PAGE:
Open Data and Quality

Open Data and Quality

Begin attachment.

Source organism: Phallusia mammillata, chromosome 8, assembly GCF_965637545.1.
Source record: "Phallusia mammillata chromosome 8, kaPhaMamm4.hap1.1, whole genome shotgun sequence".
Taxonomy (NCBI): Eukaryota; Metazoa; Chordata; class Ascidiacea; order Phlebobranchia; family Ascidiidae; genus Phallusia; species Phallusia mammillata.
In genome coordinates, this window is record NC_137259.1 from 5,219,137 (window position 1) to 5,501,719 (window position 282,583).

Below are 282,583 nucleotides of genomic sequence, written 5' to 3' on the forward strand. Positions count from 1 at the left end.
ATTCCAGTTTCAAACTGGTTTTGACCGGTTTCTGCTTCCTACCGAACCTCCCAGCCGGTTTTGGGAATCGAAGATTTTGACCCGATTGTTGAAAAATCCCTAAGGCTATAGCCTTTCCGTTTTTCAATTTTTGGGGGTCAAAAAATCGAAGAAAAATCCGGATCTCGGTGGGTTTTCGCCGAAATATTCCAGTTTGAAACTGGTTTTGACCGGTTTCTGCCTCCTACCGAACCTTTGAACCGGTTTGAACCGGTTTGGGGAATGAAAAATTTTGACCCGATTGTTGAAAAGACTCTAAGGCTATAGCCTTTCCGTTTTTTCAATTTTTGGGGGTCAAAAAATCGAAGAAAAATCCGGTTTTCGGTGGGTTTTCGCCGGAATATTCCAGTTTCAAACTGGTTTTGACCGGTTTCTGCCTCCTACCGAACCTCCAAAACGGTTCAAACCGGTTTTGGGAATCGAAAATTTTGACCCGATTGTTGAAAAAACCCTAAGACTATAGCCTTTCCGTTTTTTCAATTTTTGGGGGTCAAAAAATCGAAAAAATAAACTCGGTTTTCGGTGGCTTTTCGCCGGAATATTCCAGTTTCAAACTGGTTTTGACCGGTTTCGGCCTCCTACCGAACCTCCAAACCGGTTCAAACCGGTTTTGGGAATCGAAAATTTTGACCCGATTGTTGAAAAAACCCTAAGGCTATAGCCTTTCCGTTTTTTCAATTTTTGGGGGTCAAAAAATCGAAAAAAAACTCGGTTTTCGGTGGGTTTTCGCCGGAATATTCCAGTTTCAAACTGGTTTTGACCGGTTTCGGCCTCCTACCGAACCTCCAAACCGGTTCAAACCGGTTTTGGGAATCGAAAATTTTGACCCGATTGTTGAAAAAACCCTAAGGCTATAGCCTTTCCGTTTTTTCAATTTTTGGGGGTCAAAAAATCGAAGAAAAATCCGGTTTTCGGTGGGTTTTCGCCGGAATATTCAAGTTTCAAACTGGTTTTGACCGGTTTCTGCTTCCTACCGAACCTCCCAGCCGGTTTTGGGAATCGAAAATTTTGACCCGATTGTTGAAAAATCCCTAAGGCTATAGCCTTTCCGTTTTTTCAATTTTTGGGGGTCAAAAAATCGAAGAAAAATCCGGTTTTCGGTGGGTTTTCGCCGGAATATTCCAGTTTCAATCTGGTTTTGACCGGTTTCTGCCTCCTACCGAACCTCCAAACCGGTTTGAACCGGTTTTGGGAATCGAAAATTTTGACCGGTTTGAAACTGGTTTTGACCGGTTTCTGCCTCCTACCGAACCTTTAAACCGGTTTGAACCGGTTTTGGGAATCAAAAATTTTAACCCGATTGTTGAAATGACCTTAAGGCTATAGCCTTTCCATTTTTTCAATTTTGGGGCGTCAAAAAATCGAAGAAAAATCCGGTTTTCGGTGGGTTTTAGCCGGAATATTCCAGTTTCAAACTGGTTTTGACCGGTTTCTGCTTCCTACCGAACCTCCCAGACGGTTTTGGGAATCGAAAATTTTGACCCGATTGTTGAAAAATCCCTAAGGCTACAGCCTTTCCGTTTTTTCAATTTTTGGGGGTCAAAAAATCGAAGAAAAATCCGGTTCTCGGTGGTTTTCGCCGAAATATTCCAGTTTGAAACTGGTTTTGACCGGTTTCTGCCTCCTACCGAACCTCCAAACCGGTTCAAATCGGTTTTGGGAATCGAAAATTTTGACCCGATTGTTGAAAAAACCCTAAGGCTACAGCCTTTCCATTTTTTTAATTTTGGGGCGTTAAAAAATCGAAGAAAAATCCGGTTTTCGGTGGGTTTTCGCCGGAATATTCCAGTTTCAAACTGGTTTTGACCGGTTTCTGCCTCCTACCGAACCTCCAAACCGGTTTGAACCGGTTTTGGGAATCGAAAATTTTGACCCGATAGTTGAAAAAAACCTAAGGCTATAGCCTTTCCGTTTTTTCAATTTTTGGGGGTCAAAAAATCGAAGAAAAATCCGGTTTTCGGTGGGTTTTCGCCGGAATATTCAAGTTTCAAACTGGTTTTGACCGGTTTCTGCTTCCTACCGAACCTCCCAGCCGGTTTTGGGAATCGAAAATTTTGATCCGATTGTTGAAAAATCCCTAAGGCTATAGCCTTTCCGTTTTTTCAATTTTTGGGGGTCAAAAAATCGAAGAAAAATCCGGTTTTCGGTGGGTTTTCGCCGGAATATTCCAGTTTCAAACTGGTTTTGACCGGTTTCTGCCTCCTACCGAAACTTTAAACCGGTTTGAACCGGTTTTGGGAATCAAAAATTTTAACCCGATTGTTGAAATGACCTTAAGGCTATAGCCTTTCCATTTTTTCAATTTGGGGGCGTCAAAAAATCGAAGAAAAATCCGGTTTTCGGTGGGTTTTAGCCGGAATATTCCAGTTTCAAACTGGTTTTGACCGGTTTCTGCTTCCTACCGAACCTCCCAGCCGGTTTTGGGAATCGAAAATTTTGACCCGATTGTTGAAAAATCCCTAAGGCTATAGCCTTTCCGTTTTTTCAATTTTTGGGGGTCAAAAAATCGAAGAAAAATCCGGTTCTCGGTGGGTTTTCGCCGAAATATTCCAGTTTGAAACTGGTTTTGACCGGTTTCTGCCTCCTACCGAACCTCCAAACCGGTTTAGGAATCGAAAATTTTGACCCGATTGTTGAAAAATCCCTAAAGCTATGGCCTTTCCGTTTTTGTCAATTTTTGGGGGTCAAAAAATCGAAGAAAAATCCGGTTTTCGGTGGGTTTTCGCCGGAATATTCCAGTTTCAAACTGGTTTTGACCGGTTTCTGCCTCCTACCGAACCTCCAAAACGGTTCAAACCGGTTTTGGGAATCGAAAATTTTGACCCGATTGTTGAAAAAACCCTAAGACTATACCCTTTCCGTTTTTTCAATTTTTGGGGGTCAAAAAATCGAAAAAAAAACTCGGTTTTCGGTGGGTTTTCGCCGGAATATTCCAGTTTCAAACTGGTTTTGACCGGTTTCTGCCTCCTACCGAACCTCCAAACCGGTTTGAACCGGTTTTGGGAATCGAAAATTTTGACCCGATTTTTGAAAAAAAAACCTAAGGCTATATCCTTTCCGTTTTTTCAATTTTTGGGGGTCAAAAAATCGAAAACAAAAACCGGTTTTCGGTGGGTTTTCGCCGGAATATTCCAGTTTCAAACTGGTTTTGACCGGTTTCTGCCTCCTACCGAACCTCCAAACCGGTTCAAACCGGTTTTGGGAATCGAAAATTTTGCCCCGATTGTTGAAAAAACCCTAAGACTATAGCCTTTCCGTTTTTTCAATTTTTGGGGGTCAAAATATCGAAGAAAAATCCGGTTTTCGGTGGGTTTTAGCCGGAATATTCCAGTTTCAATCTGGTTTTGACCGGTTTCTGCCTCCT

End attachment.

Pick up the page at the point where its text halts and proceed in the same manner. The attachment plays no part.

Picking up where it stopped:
For decades, quality as an essential dimension in using geodata has been neglected by many GIS users. As a result of open data and the tendency to combine geodata from a wide diversity of sources, one now faces the dilemma of discrepancies arising between one dataset and another. In the meantime, many people have burned their fingers and suddenly there it is: after decades of disregard, the quality issue is now appearing high on the agenda of GIS users. Few of them grasp that the subject is not only key, but also complex. To illustrate the scale of the quality challenge, I will focus here on a rather technical topic: measures of precision, in particular CE90, RMSE and σ. I appreciate that these may be unfamiliar terms to many people. CE90 stands for ‘circular error at 90% confidence’. This accuracy standard, developed during WWII by the USA, is a convenient single measure for describing the accuracy of an (ortho)image or a map. It is expressed as the horizontal distance that any point in the image will differ from its actual position on the ground for 90% of the time. To calculate the distance, a set of ground control points (GCPs) is used. The coordinates of the GCPs in the image are measured and subtracted from the actual values as measured in the terrain by an accurate device, e.g. a high-definition GNSS receiver. Graphically this may be interpreted as the radius of a circle, which contains 90% of the residuals (red circle in Figure). Root mean square error (RMSE) and standard deviation (σ), which are other measures of precision, are directly related to CE90. The planar or circular RMSE, obtained by combining the RMSE along the X axis and the RMSE along the Y axis using the Pythagorean theorem, is 0.466 x CE90 (yellow circle in Figure). If positional precision is given as σ, which is usually derived from an RMSE computation and set equal to the RMSE, CE90 and σ can be easily converted. As a rule of thumb, σ gives a two times better impression of precision than CE90. Whatever measure of precision is used, if positional precision is key for the task at hand it is wise to validate the communicated values by measuring accurate GCPs, well distributed over the scene, oneself. This is also to identify possible space dependency of the error distribution which can be analysed and visualised by drawing vector plots.


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